After signing a bill that Congress had approved overwhelmingly last week and which runs counter to his desire to improve relations with Moscow, the Republican president laid out a lengthy list of concerns.
His criticism of the sanctions, which also affect Iran and North Korea, raised the question of how much Trump is prepared to enforce the measures and to pursue action against Russia.
“While I favor tough measures to punish and deter aggressive and destabilizing behavior by Iran, North Korea, and Russia, this legislation is significantly flawed,” Trump said in a formal signing statement.
His hands were tied after the Republican-controlled Congress approved the legislation by such a large margin on Thursday that it would have thwarted any effort by him to veto the bill.
Congress passed the measure to punish the Russian government over interference in the 2016 presidential election, annexation of Ukraine’s Crimea and other perceived violations of international norms.
The legislation has already provoked countermeasures by Russian President Vladimir Putin, who has ordered big cuts to the number of staff at the U.S. diplomatic mission to Russia.
The House of Representatives’ top Democrat, Nancy Pelosi, expressed concern about Trump’s signing statement, saying it “raises serious questions about whether his administration intends to follow the law, or whether he will continue to enable and reward Vladimir Putin’s aggression.”
In the statement, Trump complained about what he said were “clearly unconstitutional provisions” in the legislation relating to presidential powers in setting foreign policy.
The new measure, the first major foreign policy legislation approved by Congress since Trump took office in January, includes a provision allowing the legislature to stop any effort by the president to ease existing sanctions on Russia.
Republican Senator Bob Corker, chairman of the Senate Foreign Relations Committee, said he was not at all concerned with the statement, noting that since Trump had signed the measure, it was now law.
“Whatever. It doesn’t matter to me what the signing statement says,” Corker told reporters. “It’s a good piece of legislation.”
Trump has long said he would like improved ties with Russia. But any such efforts by his administration have been hamstrung by findings by U.S. intelligence agencies that Russia interfered to help the Republican against Democratic presidential candidate Hillary Clinton. U.S. congressional committees and a special counsel are investigating. Moscow denies any meddling and Trump denies any collusion by his campaign.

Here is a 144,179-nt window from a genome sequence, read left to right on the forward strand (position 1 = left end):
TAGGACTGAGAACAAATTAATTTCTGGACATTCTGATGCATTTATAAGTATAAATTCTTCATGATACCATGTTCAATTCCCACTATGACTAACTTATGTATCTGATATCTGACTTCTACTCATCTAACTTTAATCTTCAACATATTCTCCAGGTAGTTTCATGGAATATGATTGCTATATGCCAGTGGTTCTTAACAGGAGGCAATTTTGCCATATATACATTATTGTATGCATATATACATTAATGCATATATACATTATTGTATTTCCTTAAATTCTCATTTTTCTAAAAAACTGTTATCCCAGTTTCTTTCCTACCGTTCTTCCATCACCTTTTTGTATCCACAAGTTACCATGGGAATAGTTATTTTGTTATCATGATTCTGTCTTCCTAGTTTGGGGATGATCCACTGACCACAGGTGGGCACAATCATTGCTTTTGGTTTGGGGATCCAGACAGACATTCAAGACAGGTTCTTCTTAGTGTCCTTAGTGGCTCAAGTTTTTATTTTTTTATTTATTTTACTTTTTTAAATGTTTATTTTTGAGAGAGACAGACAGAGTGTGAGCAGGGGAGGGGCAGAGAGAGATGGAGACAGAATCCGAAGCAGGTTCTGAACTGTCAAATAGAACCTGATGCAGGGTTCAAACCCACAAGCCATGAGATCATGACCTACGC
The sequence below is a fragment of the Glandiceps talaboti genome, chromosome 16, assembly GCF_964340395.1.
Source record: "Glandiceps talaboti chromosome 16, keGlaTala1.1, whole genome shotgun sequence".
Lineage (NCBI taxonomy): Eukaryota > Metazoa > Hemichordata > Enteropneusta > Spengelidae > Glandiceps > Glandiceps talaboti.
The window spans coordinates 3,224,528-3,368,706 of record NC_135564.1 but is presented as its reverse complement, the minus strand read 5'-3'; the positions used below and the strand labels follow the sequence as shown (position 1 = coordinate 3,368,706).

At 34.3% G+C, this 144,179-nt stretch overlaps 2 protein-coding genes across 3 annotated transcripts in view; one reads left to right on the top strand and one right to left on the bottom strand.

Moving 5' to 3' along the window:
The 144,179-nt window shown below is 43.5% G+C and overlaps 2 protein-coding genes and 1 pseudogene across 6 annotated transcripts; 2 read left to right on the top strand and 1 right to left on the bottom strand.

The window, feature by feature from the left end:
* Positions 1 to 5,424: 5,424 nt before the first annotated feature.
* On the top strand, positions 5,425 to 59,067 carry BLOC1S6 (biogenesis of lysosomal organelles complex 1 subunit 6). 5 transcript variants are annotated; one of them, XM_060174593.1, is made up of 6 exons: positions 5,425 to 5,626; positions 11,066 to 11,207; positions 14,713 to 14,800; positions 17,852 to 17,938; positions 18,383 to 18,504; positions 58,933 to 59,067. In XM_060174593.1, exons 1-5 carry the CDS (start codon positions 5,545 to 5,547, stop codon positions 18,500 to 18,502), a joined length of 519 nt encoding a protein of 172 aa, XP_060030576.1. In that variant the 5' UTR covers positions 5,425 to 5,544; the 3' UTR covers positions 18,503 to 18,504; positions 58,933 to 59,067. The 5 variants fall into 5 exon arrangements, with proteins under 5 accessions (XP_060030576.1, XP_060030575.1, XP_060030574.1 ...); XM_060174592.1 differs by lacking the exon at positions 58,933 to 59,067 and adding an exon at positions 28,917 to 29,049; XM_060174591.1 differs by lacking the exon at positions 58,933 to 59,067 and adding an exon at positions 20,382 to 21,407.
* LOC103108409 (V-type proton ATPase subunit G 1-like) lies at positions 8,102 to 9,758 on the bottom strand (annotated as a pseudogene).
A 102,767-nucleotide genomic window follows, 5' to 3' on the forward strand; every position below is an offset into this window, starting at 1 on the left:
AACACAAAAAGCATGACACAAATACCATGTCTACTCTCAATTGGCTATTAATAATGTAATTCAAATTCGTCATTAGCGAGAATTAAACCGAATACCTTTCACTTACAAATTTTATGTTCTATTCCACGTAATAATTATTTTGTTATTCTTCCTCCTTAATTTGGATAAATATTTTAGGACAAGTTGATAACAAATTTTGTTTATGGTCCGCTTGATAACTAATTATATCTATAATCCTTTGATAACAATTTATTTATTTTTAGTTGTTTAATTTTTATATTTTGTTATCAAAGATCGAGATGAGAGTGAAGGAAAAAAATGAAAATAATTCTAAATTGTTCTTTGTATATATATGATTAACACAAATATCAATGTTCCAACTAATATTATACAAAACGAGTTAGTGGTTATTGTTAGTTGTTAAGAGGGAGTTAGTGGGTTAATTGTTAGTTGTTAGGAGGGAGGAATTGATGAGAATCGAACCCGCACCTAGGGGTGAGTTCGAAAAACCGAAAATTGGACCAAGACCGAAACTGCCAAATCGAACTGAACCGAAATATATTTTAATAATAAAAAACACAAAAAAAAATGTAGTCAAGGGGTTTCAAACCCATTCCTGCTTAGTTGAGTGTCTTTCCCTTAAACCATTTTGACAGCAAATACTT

In a second, more informal statement on the legislation, issued by the White House, Trump said, “Despite its problems, I am signing this bill for the sake of national unity.
“It represents the will of the American people to see Russia take steps to improve relations with the United States,” he added. But he said the law was “seriously flawed – particularly because it encroaches on the executive branch’s authority to negotiate.”
Trump said he was elected partly because of his successes in business, adding, “As President, I can make far better deals with foreign countries than Congress.”
The administration has been sending mixed signals about Russia. Vice President Mike Pence, on a tour of Baltic countries, has been hammering a hawkish line on Russia. On Tuesday, there was a striking contrast between his stance and comments by Secretary of State Rex Tillerson.
“The action by the Congress to put these sanctions in place and the way they did, neither the president nor I were very happy about that,” Tillerson said on Tuesday.
The legislation will affect a range of Russian industries and might further hurt the Russian economy, already weakened by 2014 sanctions imposed after Russia annexed Crime from Ukraine.
It also cracks down on Iran and North Korea for activities that include their missile development programs and human rights abuses, including seeking to punish foreign banks that do business with North Korea.
The new sanctions are inevitably harming bilateral relations but will not change Russian policy, Russia’s United Nations Ambassador Vassily Nebenzia said on Wednesday.
“Some U.S. officials were saying that this is a bill that might encourage Russia to cooperate with the United States; to me that’s a strange sort of encouragement,” he told reporters. “Those who invented this bill, if they were thinking they might change our policy, they were wrong.” -Reuters
Story first published: 2nd August 2017